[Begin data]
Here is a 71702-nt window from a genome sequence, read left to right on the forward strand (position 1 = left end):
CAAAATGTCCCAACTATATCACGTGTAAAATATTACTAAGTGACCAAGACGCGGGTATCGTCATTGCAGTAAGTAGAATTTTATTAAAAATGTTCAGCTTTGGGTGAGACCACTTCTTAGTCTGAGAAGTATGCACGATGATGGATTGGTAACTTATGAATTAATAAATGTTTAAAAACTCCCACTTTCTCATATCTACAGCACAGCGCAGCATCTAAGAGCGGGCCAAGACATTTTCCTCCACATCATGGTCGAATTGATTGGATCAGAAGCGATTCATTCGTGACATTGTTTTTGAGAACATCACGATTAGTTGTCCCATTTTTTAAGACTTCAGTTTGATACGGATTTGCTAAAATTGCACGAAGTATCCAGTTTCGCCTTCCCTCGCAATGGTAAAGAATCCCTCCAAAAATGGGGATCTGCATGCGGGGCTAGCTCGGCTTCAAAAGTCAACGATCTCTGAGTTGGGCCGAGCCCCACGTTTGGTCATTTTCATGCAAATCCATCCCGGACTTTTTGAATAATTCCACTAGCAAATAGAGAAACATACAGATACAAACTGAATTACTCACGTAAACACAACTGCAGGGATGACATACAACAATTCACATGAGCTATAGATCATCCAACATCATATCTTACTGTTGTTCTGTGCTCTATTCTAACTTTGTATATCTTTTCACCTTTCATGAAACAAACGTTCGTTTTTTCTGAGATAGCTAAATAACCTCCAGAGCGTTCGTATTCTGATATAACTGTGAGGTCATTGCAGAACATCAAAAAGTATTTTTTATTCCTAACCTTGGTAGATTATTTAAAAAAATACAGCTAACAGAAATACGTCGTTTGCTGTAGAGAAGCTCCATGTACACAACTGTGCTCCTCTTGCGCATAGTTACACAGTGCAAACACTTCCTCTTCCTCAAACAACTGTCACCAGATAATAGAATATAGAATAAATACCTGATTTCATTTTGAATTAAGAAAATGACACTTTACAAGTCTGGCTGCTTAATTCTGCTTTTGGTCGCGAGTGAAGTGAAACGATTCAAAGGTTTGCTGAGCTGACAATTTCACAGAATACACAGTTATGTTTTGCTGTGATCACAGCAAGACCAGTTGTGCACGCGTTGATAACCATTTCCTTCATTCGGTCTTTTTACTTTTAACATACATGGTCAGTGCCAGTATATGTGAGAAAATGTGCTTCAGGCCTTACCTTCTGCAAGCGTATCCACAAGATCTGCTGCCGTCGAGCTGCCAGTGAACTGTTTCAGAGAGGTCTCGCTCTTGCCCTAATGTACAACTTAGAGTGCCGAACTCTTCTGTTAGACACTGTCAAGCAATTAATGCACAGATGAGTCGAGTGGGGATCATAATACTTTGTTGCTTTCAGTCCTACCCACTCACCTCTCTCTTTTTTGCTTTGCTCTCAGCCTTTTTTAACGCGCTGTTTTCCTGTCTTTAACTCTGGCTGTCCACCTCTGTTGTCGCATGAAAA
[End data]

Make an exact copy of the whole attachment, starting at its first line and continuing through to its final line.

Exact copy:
Here is a 71702-nt window from a genome sequence, read left to right on the forward strand (position 1 = left end):
CAAAATGTCCCAACTATATCACGTGTAAAATATTACTAAGTGACCAAGACGCGGGTATCGTCATTGCAGTAAGTAGAATTTTATTAAAAATGTTCAGCTTTGGGTGAGACCACTTCTTAGTCTGAGAAGTATGCACGATGATGGATTGGTAACTTATGAATTAATAAATGTTTAAAAACTCCCACTTTCTCATATCTACAGCACAGCGCAGCATCTAAGAGCGGGCCAAGACATTTTCCTCCACATCATGGTCGAATTGATTGGATCAGAAGCGATTCATTCGTGACATTGTTTTTGAGAACATCACGATTAGTTGTCCCATTTTTTAAGACTTCAGTTTGATACGGATTTGCTAAAATTGCACGAAGTATCCAGTTTCGCCTTCCCTCGCAATGGTAAAGAATCCCTCCAAAAATGGGGATCTGCATGCGGGGCTAGCTCGGCTTCAAAAGTCAACGATCTCTGAGTTGGGCCGAGCCCCACGTTTGGTCATTTTCATGCAAATCCATCCCGGACTTTTTGAATAATTCCACTAGCAAATAGAGAAACATACAGATACAAACTGAATTACTCACGTAAACACAACTGCAGGGATGACATACAACAATTCACATGAGCTATAGATCATCCAACATCATATCTTACTGTTGTTCTGTGCTCTATTCTAACTTTGTATATCTTTTCACCTTTCATGAAACAAACGTTCGTTTTTTCTGAGATAGCTAAATAACCTCCAGAGCGTTCGTATTCTGATATAACTGTGAGGTCATTGCAGAACATCAAAAAGTATTTTTTATTCCTAACCTTGGTAGATTATTTAAAAAAATACAGCTAACAGAAATACGTCGTTTGCTGTAGAGAAGCTCCATGTACACAACTGTGCTCCTCTTGCGCATAGTTACACAGTGCAAACACTTCCTCTTCCTCAAACAACTGTCACCAGATAATAGAATATAGAATAAATACCTGATTTCATTTTGAATTAAGAAAATGACACTTTACAAGTCTGGCTGCTTAATTCTGCTTTTGGTCGCGAGTGAAGTGAAACGATTCAAAGGTTTGCTGAGCTGACAATTTCACAGAATACACAGTTATGTTTTGCTGTGATCACAGCAAGACCAGTTGTGCACGCGTTGATAACCATTTCCTTCATTCGGTCTTTTTACTTTTAACATACATGGTCAGTGCCAGTATATGTGAGAAAATGTGCTTCAGGCCTTACCTTCTGCAAGCGTATCCACAAGATCTGCTGCCGTCGAGCTGCCAGTGAACTGTTTCAGAGAGGTCTCGCTCTTGCCCTAATGTACAACTTAGAGTGCCGAACTCTTCTGTTAGACACTGTCAAGCAATTAATGCACAGATGAGTCGAGTGGGGATCATAATACTTTGTTGCTTTCAGTCCTACCCACTCACCTCTCTCTTTTTTGCTTTGCTCTCAGCCTTTTTTAACGCGCTGTTTTCCTGTCTTTAACTCTGGCTGTCCACCTCTGTTGTCGCATGAAAA